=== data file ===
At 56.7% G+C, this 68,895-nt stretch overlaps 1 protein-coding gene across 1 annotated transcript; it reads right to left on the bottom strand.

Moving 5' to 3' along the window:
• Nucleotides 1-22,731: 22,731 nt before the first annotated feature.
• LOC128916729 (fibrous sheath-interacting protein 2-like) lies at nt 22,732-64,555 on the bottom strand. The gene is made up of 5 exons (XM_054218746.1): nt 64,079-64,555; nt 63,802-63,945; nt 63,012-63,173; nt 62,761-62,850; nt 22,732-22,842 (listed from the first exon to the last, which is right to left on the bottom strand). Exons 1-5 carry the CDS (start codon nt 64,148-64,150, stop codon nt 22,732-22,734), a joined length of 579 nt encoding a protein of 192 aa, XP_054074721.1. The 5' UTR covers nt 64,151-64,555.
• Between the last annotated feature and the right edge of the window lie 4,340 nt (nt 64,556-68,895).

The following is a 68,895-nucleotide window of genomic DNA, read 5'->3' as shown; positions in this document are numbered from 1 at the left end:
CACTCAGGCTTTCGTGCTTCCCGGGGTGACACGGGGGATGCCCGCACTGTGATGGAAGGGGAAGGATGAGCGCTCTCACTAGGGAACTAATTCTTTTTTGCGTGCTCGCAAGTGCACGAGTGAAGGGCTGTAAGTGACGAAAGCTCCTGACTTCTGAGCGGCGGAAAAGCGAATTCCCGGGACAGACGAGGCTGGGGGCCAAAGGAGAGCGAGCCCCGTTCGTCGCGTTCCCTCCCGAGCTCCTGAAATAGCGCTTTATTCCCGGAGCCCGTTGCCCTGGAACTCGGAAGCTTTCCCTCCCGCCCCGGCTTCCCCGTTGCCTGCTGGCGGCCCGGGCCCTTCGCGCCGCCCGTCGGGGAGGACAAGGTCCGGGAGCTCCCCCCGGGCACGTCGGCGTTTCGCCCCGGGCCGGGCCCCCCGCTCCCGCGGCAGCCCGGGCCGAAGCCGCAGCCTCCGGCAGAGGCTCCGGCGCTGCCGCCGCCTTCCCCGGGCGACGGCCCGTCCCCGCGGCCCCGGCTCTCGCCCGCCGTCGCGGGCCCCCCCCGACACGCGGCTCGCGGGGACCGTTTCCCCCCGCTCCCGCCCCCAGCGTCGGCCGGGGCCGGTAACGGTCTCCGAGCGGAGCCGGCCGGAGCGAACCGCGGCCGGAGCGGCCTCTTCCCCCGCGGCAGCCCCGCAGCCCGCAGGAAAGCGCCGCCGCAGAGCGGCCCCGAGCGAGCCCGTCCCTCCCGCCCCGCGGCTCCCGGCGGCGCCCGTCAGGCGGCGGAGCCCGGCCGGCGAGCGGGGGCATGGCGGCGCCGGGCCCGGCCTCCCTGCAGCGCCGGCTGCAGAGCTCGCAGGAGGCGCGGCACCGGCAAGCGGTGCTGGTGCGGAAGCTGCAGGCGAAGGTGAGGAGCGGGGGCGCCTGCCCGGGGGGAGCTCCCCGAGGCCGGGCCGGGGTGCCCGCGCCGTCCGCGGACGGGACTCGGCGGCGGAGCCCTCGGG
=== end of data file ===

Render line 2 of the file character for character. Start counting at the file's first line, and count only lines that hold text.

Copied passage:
Moving 5' to 3' along the window: